Skin care is an old practice, spanning back thousands of years into the past. It’s not much of an overstatement to call it an inextricable part of the human experience.
As such, the business of skin care is vast and full of fascinating facts and stats. Don’t believe us? Just look at these skin care industry statistics and see for yourself.
Facts About the Skin care Industry: Editor’s Pick
- The global skin care industry is worth $148.3 billion.
- With $27.2 billion in annual sales, L’Oréal is the top beauty company in the cosmetics industry.
- Women in the US spend an average of $3,756 on cosmetics every year.
- The sun’s UV rays account for 80% of skin aging.
- The global organic skin care market is to reach $ 54.4 billion by 2027.
- The anti-aging cosmetics market size will reach $60.26 billion by 2026.
- In the United States, over 670,000 people work in the beauty services sector.
The Market at a Glance
1. The global skin care industry is worth $148.3 billion.
Worldwide, the skin care industry has a total value of $148.3 billion. The industry has grown at about 6% a year, judging by the global skincare market data.
This growth has been consistent since as far back as 2012. Not only that, but experts predict the same growth well into the future. Going at the same rate, the industry should reach $189.3 billion by the year 2025.
2. Skin care makes up more than 23% of the entire beauty industry.
Skin care is almost a quarter of the entire beauty industry. The skin care market size is a little over 23%, making it the second-biggest branch in the beauty business.
Skin care is just a hair away from being the biggest segment of the industry, too. The first is hair care, which has a market share of 24%. Skin care may catch up, though, especially since more men are becoming interested in buying skin products.
3. With $27.2 billion in annual sales, L’Oréal is the top beauty company in the cosmetics industry.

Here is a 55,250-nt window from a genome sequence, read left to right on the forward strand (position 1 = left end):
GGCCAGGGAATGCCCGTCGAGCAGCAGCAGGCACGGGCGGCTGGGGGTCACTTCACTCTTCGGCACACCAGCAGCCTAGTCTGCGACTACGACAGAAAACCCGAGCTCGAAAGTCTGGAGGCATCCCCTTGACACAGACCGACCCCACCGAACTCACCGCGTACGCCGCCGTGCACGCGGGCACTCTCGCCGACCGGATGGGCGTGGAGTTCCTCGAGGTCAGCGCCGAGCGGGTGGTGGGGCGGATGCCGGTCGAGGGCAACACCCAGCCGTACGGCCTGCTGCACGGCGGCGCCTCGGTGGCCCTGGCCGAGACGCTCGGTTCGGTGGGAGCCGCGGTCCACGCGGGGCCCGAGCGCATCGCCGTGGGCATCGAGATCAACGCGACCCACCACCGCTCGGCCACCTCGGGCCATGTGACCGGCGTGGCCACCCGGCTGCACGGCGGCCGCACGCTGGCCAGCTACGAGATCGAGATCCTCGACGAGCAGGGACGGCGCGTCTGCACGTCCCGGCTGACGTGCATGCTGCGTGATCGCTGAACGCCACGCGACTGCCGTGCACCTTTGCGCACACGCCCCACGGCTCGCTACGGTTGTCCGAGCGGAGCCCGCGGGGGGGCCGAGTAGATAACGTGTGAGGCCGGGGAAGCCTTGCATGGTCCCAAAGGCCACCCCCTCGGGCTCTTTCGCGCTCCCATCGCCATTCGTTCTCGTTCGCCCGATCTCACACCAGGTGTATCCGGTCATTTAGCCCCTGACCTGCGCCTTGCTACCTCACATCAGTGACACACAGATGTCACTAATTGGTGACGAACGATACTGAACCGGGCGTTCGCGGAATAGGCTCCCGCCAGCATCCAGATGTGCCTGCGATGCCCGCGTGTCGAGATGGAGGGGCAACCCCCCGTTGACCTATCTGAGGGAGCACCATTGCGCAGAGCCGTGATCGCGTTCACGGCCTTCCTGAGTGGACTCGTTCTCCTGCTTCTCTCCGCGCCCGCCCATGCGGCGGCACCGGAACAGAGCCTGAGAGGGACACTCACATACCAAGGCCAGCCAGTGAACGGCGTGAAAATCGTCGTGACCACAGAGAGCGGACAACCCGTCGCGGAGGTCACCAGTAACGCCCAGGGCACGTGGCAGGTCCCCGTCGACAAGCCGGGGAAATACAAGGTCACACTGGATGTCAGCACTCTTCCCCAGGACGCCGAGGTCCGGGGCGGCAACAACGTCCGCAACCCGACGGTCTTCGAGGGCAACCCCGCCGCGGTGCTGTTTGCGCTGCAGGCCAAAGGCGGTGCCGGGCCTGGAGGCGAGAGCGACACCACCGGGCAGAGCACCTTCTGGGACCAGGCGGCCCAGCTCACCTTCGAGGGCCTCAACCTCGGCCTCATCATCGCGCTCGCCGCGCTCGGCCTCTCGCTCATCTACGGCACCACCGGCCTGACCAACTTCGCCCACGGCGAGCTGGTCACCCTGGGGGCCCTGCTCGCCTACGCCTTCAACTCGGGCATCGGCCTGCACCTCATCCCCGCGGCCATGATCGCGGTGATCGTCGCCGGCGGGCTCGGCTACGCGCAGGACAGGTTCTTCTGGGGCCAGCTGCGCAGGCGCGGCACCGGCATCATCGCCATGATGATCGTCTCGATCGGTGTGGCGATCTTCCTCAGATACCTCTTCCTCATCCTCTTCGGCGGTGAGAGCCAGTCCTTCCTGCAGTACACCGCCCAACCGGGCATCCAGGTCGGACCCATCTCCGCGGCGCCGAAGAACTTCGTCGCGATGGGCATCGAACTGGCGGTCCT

A few brands dominate the American market. The most popular skin care brands in the United States are Vaseline, Bath & Body Works, Neutrogena, Olay, and Softsoap.
But worldwide, L’Oréal sits firmly as the biggest name in the skin care industry. Providing an incredible variety of skin care, color, and beauty products, it’s not surprising that this company has such a grasp on the personal care product industry.
4. The market size of organic and natural personal care products will probab grow by $8.33 billion between 2019 and 2023.
The grounds for natural personal care products industry growth seem fertile indeed. The sector is in for growth of 10.27% until the year 2023.
The brunt of the growth will come from the Americas, in good part due to skincare trends showing an increased interest in organic personal care products with naturally derived ingredients. In fact, 38% of the growth is expected to stem from this region.
5. Asia-Pacific is the second-largest market for organic cosmetic products.
According to the organic skin care market analysis, the Asia-Pacific region holds tremendous potential for growth. There are quite a few actors that contribute to this vast potential. Some of the central ones include a rising number of millennials, an increasingly aging population, and an uptick of women joining the workforce.
Anti-Aging, Sunscreen, and More
6. Women in the US spend an average of $3,756 on cosmetics every year.
Women are, unsurprisingly, the more prominent spenders in the cosmetics industry. Beauty industry statistics reveal to us that women spend somewhere around $3,756 annually on average. That roughly equates to $313 a month. However, men aren’t all that far behind. They cough up an average of about $2,928 every year, which amounts to $244 a month.